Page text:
Alchemist #1: "All avenues must be explored. There is sulfur in the brew already, but I believe that sulfurous waste is the often overlooked—"
Alchemist #2: "But the smell! Is raging flatulence the price of eternal life?"
Alchemist #1: "No, but the odor of raging flatulence might be."
Alchemist #2: "A high price indeed."
Alchemist #3: "Yes."
Alchemist #2: "Lose the sulfurous waste."
Alchemist #1: "If you insist."
Alchemist #2: "I do."
Alchemist #3: "Yes."
Alchemist #2: "So what is this you've made, exactly?"
Alchemist #1: "A kind of tea. I call it immor-tally tea. Get it?"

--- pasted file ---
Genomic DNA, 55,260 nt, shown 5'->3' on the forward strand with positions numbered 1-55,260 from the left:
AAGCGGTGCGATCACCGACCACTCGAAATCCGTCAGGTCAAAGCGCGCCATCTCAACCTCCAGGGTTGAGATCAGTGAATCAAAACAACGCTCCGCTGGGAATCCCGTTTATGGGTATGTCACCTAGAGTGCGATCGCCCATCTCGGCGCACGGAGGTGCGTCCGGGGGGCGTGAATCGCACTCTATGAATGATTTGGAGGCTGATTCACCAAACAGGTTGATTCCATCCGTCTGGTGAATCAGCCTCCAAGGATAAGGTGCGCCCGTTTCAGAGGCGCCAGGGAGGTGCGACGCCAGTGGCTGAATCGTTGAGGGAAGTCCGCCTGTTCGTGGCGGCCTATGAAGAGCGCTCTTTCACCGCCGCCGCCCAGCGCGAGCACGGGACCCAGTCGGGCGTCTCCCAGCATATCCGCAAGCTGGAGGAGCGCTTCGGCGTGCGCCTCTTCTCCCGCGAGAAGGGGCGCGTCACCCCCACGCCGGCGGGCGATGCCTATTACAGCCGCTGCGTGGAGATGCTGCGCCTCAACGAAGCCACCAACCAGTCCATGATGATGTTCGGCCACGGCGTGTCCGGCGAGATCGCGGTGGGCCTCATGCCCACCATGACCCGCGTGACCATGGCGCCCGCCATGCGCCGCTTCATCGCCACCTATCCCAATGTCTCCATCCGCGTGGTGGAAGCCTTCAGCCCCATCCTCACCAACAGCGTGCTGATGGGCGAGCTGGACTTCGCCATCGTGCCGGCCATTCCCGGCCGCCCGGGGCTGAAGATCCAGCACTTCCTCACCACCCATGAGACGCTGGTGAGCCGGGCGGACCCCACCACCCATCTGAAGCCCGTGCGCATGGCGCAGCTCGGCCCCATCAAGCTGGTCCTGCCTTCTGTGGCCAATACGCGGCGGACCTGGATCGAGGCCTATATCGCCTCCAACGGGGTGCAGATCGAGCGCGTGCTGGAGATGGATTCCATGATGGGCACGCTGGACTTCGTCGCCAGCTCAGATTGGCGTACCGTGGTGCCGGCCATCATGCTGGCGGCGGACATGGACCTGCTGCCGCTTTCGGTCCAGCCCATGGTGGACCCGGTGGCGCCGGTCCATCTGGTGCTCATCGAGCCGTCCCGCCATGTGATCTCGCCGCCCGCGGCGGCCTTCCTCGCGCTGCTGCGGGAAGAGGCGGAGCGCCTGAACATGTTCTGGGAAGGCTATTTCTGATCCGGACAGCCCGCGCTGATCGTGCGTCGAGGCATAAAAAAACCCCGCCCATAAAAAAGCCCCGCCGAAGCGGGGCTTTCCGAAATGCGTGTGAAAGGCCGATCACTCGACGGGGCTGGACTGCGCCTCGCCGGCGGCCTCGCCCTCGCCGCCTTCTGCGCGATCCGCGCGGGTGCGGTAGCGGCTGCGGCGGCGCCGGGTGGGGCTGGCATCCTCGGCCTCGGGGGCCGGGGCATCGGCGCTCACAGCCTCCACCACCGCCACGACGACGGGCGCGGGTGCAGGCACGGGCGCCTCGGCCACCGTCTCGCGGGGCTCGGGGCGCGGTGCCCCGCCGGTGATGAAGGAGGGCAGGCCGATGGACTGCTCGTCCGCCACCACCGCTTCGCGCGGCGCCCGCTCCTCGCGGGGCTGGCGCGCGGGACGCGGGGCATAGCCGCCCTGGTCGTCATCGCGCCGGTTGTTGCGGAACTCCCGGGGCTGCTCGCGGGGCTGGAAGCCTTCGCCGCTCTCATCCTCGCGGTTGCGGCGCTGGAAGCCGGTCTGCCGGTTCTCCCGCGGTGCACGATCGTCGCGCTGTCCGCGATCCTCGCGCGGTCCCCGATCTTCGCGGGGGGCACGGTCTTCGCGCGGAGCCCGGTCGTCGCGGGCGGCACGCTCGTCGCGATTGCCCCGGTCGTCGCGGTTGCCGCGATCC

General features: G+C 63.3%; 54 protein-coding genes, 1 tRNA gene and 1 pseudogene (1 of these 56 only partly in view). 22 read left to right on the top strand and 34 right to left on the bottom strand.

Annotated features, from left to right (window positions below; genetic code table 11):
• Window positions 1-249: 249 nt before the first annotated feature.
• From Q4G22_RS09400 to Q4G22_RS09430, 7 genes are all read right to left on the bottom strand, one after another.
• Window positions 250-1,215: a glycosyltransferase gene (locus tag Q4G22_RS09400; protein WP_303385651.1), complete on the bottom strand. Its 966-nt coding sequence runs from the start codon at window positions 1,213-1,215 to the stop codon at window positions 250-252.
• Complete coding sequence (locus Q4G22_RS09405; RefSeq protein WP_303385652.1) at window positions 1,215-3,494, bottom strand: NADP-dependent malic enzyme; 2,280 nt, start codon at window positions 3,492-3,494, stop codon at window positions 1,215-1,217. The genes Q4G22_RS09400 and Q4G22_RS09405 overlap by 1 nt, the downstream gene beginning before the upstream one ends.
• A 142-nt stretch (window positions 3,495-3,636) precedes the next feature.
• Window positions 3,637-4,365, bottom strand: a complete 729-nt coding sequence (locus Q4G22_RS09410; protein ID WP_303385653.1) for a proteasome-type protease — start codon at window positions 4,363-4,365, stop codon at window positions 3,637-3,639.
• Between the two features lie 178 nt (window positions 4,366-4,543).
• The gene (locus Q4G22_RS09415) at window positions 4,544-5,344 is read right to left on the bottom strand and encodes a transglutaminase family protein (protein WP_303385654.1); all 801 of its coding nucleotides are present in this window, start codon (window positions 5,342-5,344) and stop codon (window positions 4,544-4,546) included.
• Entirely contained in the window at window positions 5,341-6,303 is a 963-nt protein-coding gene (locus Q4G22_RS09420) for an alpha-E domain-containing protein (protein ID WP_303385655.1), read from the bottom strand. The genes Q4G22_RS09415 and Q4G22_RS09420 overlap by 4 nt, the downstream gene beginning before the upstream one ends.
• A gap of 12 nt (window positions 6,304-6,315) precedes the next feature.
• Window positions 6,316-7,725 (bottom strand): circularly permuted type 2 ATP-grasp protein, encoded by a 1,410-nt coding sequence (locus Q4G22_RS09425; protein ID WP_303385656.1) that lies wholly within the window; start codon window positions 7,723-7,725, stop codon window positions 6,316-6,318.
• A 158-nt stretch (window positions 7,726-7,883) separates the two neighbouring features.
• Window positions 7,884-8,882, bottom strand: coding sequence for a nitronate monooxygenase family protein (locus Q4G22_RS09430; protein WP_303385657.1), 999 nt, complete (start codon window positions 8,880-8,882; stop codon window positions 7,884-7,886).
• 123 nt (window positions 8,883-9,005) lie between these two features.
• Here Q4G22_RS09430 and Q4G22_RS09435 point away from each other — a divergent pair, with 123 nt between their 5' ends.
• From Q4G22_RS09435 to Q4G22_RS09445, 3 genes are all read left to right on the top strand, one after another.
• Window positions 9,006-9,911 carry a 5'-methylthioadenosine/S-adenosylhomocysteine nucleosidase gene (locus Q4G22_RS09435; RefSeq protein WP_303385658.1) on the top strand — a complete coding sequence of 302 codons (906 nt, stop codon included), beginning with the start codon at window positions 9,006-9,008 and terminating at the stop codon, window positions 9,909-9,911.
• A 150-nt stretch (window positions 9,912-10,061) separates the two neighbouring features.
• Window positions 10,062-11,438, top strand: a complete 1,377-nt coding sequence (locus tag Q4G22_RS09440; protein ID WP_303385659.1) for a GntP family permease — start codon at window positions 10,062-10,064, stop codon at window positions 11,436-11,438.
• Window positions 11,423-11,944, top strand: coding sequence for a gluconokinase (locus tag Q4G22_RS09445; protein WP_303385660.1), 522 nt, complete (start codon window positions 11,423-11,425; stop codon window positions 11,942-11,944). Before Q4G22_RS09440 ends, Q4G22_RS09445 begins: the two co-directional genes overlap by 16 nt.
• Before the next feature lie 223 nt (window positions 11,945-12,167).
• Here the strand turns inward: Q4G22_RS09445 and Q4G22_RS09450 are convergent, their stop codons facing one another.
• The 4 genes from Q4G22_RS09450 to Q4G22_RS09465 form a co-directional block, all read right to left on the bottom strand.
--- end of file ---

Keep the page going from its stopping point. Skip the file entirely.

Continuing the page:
Alchemist #2: "Cute name. It looks disgusting."
Alchemist #1: "Drink it."
Alchemist #2: "It looks vile. You drink it."
Alchemist #1: "No."
Alchemist #2: "I dare you."
Alchemist #3: "Yes."
Alchemist #1: "No."
Alchemist #2: "Maybe we can improve its appearance, aroma, and flavor by adding an ingredient."
Alchemist #3: "Yes."
Alchemist #1: "It's possible. Which ingredient?"
Alchemist #2: "Hey, I'm strictly big picture. I leave the details to you guys."
Alchemist #1: "I am hesitant to dilute the obvious potency of this concoction."
Alchemist #2: "Why not add something else and see what happens?"
Alchemist #3: "Yes."
Alchemist #1: "You can't just add something else and see what happens! It's random. It's unscientific. It's—"
Alchemist #2: "What we've been doing for the past thirty years?
Alchemist #3: "Yes."
Alchemist #1: "Touché, mon ami."*